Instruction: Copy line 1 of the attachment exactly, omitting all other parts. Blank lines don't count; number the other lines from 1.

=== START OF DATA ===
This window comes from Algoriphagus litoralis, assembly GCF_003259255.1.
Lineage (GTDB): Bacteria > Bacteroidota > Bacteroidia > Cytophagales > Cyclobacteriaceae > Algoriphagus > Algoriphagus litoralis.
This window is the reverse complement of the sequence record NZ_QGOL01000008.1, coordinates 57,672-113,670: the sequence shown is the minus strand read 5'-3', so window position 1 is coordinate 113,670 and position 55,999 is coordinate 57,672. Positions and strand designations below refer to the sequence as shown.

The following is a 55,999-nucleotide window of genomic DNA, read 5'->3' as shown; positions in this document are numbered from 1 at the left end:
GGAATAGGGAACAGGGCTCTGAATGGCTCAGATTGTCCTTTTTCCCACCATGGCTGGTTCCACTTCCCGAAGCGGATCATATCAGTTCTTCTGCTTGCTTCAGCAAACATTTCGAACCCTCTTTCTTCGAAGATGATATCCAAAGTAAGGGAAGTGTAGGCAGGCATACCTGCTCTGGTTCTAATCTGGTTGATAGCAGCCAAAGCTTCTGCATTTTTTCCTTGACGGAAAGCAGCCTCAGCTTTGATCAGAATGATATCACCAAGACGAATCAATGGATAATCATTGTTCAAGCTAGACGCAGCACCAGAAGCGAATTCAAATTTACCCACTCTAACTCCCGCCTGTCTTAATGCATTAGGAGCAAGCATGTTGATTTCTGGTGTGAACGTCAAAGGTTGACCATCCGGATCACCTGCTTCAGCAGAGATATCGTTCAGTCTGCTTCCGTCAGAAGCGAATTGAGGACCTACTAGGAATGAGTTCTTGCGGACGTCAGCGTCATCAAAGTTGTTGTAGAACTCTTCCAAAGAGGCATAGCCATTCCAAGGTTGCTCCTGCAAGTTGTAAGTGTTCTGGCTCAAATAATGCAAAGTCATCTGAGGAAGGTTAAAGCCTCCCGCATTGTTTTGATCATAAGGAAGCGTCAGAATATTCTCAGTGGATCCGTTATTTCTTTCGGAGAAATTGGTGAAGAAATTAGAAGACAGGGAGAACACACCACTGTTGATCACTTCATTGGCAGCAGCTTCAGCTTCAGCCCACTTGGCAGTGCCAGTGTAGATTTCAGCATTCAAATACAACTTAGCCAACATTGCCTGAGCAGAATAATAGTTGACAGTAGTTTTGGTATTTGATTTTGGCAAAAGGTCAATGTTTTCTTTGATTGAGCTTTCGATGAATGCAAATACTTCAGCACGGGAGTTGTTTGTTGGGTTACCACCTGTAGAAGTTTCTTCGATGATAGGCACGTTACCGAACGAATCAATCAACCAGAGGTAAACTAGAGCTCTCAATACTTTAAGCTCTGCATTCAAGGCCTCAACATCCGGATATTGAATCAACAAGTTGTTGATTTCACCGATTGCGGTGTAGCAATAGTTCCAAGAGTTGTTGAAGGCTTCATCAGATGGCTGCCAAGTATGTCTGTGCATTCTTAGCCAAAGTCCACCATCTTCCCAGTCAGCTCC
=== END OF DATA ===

This window comes from Algoriphagus litoralis, assembly GCF_003259255.1.